Brazil: The "Lava Jato" and the mega constructions dried up

The construction of Brazilian mega-projects in watersheds stopped after environmental detriment

Brazil: The


Leer en Español: Brasil: Se secaron el “Lava Jato” y las megapresas


In a surprising statement, the center-right government, led by Michel Temer, through the executive secretary of the Ministry of Mines and Energy, announced the end of the construction of more mega dams in the Amazon basin in the South American country.


With this important turn, Brazil's energy matrix is ​​rethought and the government's responsibilities are confronted with the social sensitivities and the environmental detriment represented by the construction of these mega Works, that were considered in the past as "clean energy". This concept was revalued by some sectors demonstrating the serious environmental impact caused in the basins of the rivers that supply energy to the country.


After millions of hectares of forests were deforested in Latin America, water basins were over sedimented, and billions of tons of concrete were dumped to build dams in rivers, Brazil adopted this measure. For some social sectors, the decision responds to requests and demands from environmental groups, the popular and indigenous communities indignation that opposed to the flooding of tens of thousands of hectares in their territories.


However, it is presumed that the apogee of the construction of mega works in the previous governments of Luiz Inácio Lula da Silva and Dilma Rousseff was due to the need that the Workers Party had to deliver mega works to companies like Odebrecht. The company gave huge sums of money to their political campaigns.


As the 'Lava Jato' dried up and the political landscape of Brazil changed, with the privatization of Eletrobras, the country was forced to rethink the possibility of focusing its energy production on wind, solar or hydroelectric projects of very small scale and more close to consumer sites.


One of the projects that produced the most controversy in Brazil was Belo Monte, the fourth largest hydroelectric project in the world. The Project blocked the Xingu River, one of the most important tributaries of the Amazon with an extension of approximately 1,600 kilometers. As a consequence, 670 km2 of forests were submerged under the waters of this immense reservoir causing serious impacts to the ecosystem in which there are more of 500 species of fish, some of them endemic to the region and of course with serious social effects with more than 20 thousand people subjected to forced displacement.


Of course, in the construction of this mega project, the questioned Odebrecht company throughout Latin America had direct interference. Its bribes led to the imprisonment of its main executives and several politicians from different Latin American and Caribbean countries, such as, Colombia, Dominican Republic, Venezuela, Peru, and of course Brazil.


In Chile one of the most questioned projects was Ralco in the province of 'Bio Bio'. It was put into operation in 2004 and operated by Endesa after six years of construction.  The construction produced during a decade all sorts of social conflicts with the Pehuenche population that inhabited the area.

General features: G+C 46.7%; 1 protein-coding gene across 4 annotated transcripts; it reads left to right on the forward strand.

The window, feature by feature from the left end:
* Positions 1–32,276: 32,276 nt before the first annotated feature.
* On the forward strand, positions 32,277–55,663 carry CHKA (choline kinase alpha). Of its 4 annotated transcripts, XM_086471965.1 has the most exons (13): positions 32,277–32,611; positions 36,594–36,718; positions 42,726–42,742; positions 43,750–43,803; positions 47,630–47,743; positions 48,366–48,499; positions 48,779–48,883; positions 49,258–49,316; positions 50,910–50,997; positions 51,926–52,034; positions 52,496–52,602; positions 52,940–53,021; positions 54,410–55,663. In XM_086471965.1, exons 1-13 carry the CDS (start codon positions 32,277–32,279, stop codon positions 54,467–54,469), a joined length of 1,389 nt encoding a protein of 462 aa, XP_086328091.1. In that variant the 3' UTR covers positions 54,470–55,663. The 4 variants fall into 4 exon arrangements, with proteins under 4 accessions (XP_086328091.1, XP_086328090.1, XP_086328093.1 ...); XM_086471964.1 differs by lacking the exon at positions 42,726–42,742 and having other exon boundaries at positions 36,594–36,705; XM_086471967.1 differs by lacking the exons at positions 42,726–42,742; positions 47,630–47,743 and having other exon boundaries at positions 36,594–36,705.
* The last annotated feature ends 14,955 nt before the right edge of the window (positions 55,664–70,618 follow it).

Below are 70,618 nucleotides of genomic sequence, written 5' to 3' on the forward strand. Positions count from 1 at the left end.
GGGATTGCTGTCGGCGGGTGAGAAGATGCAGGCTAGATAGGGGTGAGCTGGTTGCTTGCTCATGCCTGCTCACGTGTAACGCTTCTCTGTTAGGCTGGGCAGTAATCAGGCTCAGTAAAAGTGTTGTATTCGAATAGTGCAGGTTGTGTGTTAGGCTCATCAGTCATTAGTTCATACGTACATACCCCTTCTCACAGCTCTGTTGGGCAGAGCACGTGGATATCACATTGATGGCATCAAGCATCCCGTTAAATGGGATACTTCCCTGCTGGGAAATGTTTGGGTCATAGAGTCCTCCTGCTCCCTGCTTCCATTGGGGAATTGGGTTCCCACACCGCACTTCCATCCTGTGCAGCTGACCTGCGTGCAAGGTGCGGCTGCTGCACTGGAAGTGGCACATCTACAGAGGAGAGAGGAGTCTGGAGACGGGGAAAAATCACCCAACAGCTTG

The social conflicts that generated the construction of this dam and the flooding of ancestrally indigenous territories, were responsables of cases of false accusations of terrorism to indigenous activists in the Inter-American Court of Human Rights. This forced the Chilean government to retract the accusations and compensate several leaders Mapuches, like the recognized leader Víctor Ancalaf.


In Colombia, the construction of these mega works has several examples of conflicts generated by the multinationals and the permissiveness of the state. However, perhaps one of the most renowned was the El Quimbo Hydroelectric Project in Huila, which dammed the Magdalena River, the main tributary of the South American country.


There were more than 8,500 hectares flooded by the company Emgesa, from the same Italian and Spanish group ENEL, to which the Chilean Endesa belongs. For this dam to enter into operation, it depended on the reduction of the environmental obligations contained in the license delivered by the environmental authority, ANLA, in Colombia.


Throughout Latin America, this type of project has suffered the resistance of the communities that are affected by its construction and the forced displacement that is exerted on some populations, the environmental deterioration and the imbalance in the ecosystems.


The storm of protests in Brazil intensified in 2016, when hundreds of popular and indigenous demonstrations suspended the construction of a hydroelectric project on the Tapajos River. That project would have flooded part of the territory of the Munduruku community of Sawre-Muybu.


Nevertheless, the government never officially canceled the construction license of this mega work; for that reason, the communities have feared for a long time the continuation of this construction.


In view of the global trend for the generation of clean energies through wind, tidal, solar, and geothermal generators, as well as the decentralization of electricity generation, and finally, when Odebrecht's Lava Jato dries up, there is no alternative but to rethink the matrix of energy production for both Brazil and the rest of the planet.


LatinAmerican Post | Alberto Castaño


Copy edited by Marcela Peñaloza

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